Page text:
Kimble’s grit was something he had well before he committed to play for Martelli at St. Joe’s. He was as accomplished a player as any head coach could hope for coming out of high school following his time at Neumann-Goretti under head coach Carl Arrigale.

As a freshman, Kimble came off the bench for a Saints team that won its fourth straight Philadelphia Catholic League title in 2012. That roster boasted Ja’Quan Newton, the school’s all-time leading scorer and eventual four-year player at Miami (Fl.), Derrick Stewart, who played at Holy Family, and John Davis, who went on to Towson.

The majority of the team returned in Kimble’s sophomore year, his first as a starter for Neumann-Goretti. He was named Second Team All-Catholic after avg. 10.4 ppg for a team that won its fifth PCL title in a row.

It was as a sophomore that Arrigale began to see the type of player Kimble could become but the leadership aspect hadn’t revealed itself yet.

“All it took was his freshman year for him to figure it out,” Arrigale said. “He came back as a sophomore and got a starting job. He started three years for us. He was a part of some pretty good teams.”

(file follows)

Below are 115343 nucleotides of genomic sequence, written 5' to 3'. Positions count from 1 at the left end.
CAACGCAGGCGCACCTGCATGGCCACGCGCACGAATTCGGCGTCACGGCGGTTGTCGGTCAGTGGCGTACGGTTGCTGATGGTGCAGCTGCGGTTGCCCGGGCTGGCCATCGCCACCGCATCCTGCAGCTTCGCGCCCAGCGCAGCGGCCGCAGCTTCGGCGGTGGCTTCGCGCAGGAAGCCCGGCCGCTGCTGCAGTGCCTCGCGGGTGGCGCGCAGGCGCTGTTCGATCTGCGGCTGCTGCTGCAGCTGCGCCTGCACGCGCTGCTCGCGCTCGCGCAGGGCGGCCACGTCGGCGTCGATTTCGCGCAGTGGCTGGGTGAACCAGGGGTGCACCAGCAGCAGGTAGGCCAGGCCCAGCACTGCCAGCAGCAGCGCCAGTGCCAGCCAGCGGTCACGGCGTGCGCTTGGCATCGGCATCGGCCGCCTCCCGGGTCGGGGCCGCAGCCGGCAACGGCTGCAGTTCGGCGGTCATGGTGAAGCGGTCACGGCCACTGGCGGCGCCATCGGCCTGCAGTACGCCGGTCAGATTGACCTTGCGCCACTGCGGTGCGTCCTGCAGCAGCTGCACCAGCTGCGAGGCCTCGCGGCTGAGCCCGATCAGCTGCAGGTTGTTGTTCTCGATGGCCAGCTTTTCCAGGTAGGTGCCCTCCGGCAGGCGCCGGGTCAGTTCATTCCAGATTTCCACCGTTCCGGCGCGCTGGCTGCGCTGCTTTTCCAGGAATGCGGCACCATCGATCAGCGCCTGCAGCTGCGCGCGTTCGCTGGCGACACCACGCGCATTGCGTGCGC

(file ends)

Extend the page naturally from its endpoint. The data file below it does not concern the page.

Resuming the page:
His junior season may have been his most accomplished of his high school career as he was named First Team All-Catholic and helped the Saints become just the second Catholic League ever to win six consecutive league titles. Along with league MVP Newton, Kimble was instrumental in leading Neumann-Goretti to its first state title since 2011.

With Newtown gone, Kimble’s opportunity to showcase his leadership qualities came as he was looked to guide a new wave of talented players for Arrigale.

“His junior year he was on a team with a lot of seniors then we were starting over when he was a senior,” Arrigale said. “It was him and a bunch of young guys like Quade Green, Dhamir Cosby-Roundtree and Zane Martin. They were all getting their opportunity to be starters so that was big for him. We were supposed to be done when Ja’Quan left but Lamarr did a pretty good job of leading those guys and getting them on the right track.”

The Saints run of six straight PCL crowns ended at the hands of Roman Catholic in the title game in Kimble’s senior season. Still, he capped things off by being named First Team All-Catholic once again and leading the team to a second consecutive state title. He finished his career with 1,166 points.

His success with the Saints showed the perseverance that he always had within himself. While at Neumann-Goretti, he developed into the high-volume scorer and composed player that he is now while beginning to scratch the surface of the type of leader he could be. He admitted he never discussed it with Arrigale but it’s something that has always been natural for him.